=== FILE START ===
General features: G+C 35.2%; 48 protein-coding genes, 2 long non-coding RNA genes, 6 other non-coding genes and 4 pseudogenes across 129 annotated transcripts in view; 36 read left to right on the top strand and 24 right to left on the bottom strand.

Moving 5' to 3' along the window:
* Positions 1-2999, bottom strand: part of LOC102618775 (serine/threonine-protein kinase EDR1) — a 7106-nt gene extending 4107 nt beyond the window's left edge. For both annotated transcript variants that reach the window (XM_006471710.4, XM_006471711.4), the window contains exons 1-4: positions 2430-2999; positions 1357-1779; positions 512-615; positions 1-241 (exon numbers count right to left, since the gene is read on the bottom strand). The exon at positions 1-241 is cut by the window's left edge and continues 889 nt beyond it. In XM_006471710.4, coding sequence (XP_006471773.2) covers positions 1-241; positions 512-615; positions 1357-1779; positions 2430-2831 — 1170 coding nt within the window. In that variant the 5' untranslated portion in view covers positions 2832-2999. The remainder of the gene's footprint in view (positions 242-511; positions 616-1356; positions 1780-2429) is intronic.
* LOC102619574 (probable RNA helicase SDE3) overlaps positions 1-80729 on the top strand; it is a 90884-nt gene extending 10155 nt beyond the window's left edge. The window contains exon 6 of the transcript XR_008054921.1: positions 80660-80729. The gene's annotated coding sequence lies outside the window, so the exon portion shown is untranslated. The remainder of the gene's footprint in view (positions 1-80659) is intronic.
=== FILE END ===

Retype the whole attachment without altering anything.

General features: G+C 35.2%; 48 protein-coding genes, 2 long non-coding RNA genes, 6 other non-coding genes and 4 pseudogenes across 129 annotated transcripts in view; 36 read left to right on the top strand and 24 right to left on the bottom strand.

Moving 5' to 3' along the window:
* Positions 1-2999, bottom strand: part of LOC102618775 (serine/threonine-protein kinase EDR1) — a 7106-nt gene extending 4107 nt beyond the window's left edge. For both annotated transcript variants that reach the window (XM_006471710.4, XM_006471711.4), the window contains exons 1-4: positions 2430-2999; positions 1357-1779; positions 512-615; positions 1-241 (exon numbers count right to left, since the gene is read on the bottom strand). The exon at positions 1-241 is cut by the window's left edge and continues 889 nt beyond it. In XM_006471710.4, coding sequence (XP_006471773.2) covers positions 1-241; positions 512-615; positions 1357-1779; positions 2430-2831 — 1170 coding nt within the window. In that variant the 5' untranslated portion in view covers positions 2832-2999. The remainder of the gene's footprint in view (positions 242-511; positions 616-1356; positions 1780-2429) is intronic.
* LOC102619574 (probable RNA helicase SDE3) overlaps positions 1-80729 on the top strand; it is a 90884-nt gene extending 10155 nt beyond the window's left edge. The window contains exon 6 of the transcript XR_008054921.1: positions 80660-80729. The gene's annotated coding sequence lies outside the window, so the exon portion shown is untranslated. The remainder of the gene's footprint in view (positions 1-80659) is intronic.